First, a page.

Game development is an iterative process, and while this does grant you a good amount of freedom to experiment with new ideas. How much time you devote to each iteration is extremely important since each one inevitably costs you development time, so separating ideas that work from ones that don't quickly becomes paramount. Obviously you won't always know that what you're attempting is in fact a poor decision until you test it out, and there's no shame in that; sometimes things simply aren't as fun as you imagined they would be. More importantly just because the concept is bad in the current game you're working on doesn't always mean its a bad idea in general so you can keep it around until you find a better place for it later. Where there is a serious issue though, is when you've convinced yourself certain aspects of the game must work no matter what. What is important isn't whether or not you personally like the concept, but rather: 1. Whether the concept works in the first place. 2. Does it play well with the game thematically and in tone. 3. Finally whether other people agree that the mechanic is fun within the scope of the game. The final one is one of the parts that can get you into trouble, because to often people will hear feedback along the lines of "Well this thing is fun, but it doesn't feel like it fits." From that feedback the instinct might be to make sure it gets into the game period because you were told its "fun" but even then you may only end up muddying the game.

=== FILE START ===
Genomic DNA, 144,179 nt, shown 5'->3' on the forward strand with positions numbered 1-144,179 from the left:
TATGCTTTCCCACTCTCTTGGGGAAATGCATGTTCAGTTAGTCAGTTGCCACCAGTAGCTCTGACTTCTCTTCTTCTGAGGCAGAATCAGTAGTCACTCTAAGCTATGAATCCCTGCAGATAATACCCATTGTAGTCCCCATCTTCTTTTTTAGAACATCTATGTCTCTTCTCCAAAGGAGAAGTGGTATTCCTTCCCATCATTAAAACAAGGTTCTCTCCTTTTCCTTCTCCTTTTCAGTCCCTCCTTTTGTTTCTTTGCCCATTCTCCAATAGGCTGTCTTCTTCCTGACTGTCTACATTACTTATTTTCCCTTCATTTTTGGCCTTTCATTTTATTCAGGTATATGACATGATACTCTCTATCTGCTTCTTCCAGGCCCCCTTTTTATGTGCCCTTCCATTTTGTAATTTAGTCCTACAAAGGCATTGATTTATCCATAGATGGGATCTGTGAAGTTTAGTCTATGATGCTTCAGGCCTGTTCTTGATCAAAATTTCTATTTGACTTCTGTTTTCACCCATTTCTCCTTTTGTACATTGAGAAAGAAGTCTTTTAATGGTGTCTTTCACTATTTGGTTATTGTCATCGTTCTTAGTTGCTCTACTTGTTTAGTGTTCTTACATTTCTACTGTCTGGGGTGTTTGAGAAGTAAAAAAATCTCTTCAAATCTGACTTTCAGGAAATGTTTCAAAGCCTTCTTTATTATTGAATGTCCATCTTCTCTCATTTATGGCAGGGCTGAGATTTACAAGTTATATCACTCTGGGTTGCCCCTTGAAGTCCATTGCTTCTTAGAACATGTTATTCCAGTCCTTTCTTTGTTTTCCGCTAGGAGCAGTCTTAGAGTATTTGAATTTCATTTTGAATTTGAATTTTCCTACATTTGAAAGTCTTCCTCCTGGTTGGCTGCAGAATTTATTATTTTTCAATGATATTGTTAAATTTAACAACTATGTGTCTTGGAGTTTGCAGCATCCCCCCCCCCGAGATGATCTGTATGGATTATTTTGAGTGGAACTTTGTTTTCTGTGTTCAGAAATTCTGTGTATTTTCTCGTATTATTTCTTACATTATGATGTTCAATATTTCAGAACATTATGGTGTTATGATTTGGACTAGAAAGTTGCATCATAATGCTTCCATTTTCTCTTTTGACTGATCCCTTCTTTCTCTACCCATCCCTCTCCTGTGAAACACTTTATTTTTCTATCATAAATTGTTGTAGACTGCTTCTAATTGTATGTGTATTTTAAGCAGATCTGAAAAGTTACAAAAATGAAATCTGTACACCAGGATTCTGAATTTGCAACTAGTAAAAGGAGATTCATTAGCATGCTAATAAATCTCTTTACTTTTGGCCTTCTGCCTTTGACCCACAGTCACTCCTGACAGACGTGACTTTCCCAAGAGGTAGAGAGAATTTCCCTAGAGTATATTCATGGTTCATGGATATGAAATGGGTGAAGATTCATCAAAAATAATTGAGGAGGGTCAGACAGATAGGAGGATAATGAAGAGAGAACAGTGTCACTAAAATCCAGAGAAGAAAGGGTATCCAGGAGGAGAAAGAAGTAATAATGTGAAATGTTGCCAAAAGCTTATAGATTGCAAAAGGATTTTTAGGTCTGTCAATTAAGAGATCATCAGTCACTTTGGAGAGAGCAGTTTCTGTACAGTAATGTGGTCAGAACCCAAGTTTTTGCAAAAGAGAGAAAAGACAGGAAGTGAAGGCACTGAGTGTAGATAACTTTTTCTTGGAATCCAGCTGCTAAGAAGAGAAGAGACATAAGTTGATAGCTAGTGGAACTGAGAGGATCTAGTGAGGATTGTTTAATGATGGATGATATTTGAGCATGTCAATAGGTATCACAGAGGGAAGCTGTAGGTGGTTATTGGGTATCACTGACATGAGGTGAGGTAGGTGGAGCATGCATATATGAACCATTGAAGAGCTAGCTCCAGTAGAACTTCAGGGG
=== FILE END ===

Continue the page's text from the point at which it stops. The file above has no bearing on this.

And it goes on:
Unless you've been under a rock for the last year, Overwatch is Blizzard's next big project. Essentially Overwatch is a marriage between the team based shoot and the MOBA genre of games, though many people would probably cite games like Team Fortress 2 and Heros of the Storm to be more specific. It's a game that I'm really excited for and will be out in the very near future. Each and every character has been given a unique set of skills that are all based around a central theme to each character.